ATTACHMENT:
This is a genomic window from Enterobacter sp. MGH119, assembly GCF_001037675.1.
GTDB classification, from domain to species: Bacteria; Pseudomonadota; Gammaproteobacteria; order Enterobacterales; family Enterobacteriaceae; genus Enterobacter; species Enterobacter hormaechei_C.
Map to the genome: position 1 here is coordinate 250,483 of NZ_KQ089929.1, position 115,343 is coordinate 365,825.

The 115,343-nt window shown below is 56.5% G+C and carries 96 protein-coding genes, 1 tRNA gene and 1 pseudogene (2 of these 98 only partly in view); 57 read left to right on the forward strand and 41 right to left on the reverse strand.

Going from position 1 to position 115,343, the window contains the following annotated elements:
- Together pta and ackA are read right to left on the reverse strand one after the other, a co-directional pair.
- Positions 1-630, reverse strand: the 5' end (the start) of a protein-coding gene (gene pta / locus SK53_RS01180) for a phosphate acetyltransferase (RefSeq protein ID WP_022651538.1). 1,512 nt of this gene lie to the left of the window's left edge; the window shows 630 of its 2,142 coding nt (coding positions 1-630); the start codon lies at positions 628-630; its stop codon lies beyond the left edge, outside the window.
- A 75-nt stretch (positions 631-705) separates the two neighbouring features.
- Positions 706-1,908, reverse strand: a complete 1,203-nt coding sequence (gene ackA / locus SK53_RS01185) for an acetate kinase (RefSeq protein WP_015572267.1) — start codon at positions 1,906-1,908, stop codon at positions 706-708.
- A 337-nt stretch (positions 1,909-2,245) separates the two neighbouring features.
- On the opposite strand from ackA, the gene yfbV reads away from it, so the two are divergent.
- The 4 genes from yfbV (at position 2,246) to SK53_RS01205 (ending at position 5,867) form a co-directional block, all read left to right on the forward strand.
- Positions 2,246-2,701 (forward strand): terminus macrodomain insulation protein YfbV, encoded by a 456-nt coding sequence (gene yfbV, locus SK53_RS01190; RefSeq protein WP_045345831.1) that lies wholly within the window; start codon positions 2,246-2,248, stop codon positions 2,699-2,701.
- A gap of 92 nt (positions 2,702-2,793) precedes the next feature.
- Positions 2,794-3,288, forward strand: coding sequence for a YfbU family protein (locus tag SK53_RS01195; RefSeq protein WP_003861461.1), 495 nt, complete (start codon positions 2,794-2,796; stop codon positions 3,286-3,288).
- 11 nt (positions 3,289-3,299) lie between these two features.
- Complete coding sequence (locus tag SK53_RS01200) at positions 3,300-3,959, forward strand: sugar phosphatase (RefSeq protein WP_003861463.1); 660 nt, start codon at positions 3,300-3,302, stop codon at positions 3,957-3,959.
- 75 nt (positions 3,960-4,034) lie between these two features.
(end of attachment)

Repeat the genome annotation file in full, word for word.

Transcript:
This is a genomic window from Enterobacter sp. MGH119, assembly GCF_001037675.1.
GTDB classification, from domain to species: Bacteria; Pseudomonadota; Gammaproteobacteria; order Enterobacterales; family Enterobacteriaceae; genus Enterobacter; species Enterobacter hormaechei_C.
Map to the genome: position 1 here is coordinate 250,483 of NZ_KQ089929.1, position 115,343 is coordinate 365,825.

The 115,343-nt window shown below is 56.5% G+C and carries 96 protein-coding genes, 1 tRNA gene and 1 pseudogene (2 of these 98 only partly in view); 57 read left to right on the forward strand and 41 right to left on the reverse strand.

Going from position 1 to position 115,343, the window contains the following annotated elements:
- Together pta and ackA are read right to left on the reverse strand one after the other, a co-directional pair.
- Positions 1-630, reverse strand: the 5' end (the start) of a protein-coding gene (gene pta / locus SK53_RS01180) for a phosphate acetyltransferase (RefSeq protein ID WP_022651538.1). 1,512 nt of this gene lie to the left of the window's left edge; the window shows 630 of its 2,142 coding nt (coding positions 1-630); the start codon lies at positions 628-630; its stop codon lies beyond the left edge, outside the window.
- A 75-nt stretch (positions 631-705) separates the two neighbouring features.
- Positions 706-1,908, reverse strand: a complete 1,203-nt coding sequence (gene ackA / locus SK53_RS01185) for an acetate kinase (RefSeq protein WP_015572267.1) — start codon at positions 1,906-1,908, stop codon at positions 706-708.
- A 337-nt stretch (positions 1,909-2,245) separates the two neighbouring features.
- On the opposite strand from ackA, the gene yfbV reads away from it, so the two are divergent.
- The 4 genes from yfbV (at position 2,246) to SK53_RS01205 (ending at position 5,867) form a co-directional block, all read left to right on the forward strand.
- Positions 2,246-2,701 (forward strand): terminus macrodomain insulation protein YfbV, encoded by a 456-nt coding sequence (gene yfbV, locus SK53_RS01190; RefSeq protein WP_045345831.1) that lies wholly within the window; start codon positions 2,246-2,248, stop codon positions 2,699-2,701.
- A gap of 92 nt (positions 2,702-2,793) precedes the next feature.
- Positions 2,794-3,288, forward strand: coding sequence for a YfbU family protein (locus tag SK53_RS01195; RefSeq protein WP_003861461.1), 495 nt, complete (start codon positions 2,794-2,796; stop codon positions 3,286-3,288).
- 11 nt (positions 3,289-3,299) lie between these two features.
- Complete coding sequence (locus tag SK53_RS01200) at positions 3,300-3,959, forward strand: sugar phosphatase (RefSeq protein WP_003861463.1); 660 nt, start codon at positions 3,300-3,302, stop codon at positions 3,957-3,959.
- 75 nt (positions 3,960-4,034) lie between these two features.